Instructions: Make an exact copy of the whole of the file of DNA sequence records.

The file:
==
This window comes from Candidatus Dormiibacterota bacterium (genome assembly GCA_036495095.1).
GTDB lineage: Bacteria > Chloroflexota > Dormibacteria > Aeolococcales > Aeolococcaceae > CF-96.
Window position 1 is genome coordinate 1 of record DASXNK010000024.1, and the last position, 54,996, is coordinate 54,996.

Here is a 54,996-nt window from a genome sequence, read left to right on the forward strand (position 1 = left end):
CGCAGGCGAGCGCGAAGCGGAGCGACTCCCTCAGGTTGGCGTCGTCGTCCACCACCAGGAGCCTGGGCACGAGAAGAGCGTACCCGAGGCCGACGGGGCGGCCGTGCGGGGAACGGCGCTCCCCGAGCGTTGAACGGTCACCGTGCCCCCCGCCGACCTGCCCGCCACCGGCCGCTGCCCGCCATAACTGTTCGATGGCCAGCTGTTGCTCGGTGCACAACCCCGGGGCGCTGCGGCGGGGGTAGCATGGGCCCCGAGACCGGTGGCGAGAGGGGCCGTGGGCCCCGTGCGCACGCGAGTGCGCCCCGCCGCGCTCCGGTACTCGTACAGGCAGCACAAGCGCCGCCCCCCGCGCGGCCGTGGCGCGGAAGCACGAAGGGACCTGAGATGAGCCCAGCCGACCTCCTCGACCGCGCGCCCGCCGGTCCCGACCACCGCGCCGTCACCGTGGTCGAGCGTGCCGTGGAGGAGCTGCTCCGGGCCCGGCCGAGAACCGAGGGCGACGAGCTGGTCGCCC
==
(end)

This window comes from Candidatus Dormiibacterota bacterium (genome assembly GCA_036495095.1).
GTDB lineage: Bacteria > Chloroflexota > Dormibacteria > Aeolococcales > Aeolococcaceae > CF-96.
Window position 1 is genome coordinate 1 of record DASXNK010000024.1, and the last position, 54,996, is coordinate 54,996.

Here is a 54,996-nt window from a genome sequence, read left to right on the forward strand (position 1 = left end):
CGCAGGCGAGCGCGAAGCGGAGCGACTCCCTCAGGTTGGCGTCGTCGTCCACCACCAGGAGCCTGGGCACGAGAAGAGCGTACCCGAGGCCGACGGGGCGGCCGTGCGGGGAACGGCGCTCCCCGAGCGTTGAACGGTCACCGTGCCCCCCGCCGACCTGCCCGCCACCGGCCGCTGCCCGCCATAACTGTTCGATGGCCAGCTGTTGCTCGGTGCACAACCCCGGGGCGCTGCGGCGGGGGTAGCATGGGCCCCGAGACCGGTGGCGAGAGGGGCCGTGGGCCCCGTGCGCACGCGAGTGCGCCCCGCCGCGCTCCGGTACTCGTACAGGCAGCACAAGCGCCGCCCCCCGCGCGGCCGTGGCGCGGAAGCACGAAGGGACCTGAGATGAGCCCAGCCGACCTCCTCGACCGCGCGCCCGCCGGTCCCGACCACCGCGCCGTCACCGTGGTCGAGCGTGCCGTGGAGGAGCTGCTCCGGGCCCGGCCGAGAACCGAGGGCGACGAGCTGGTCGCCC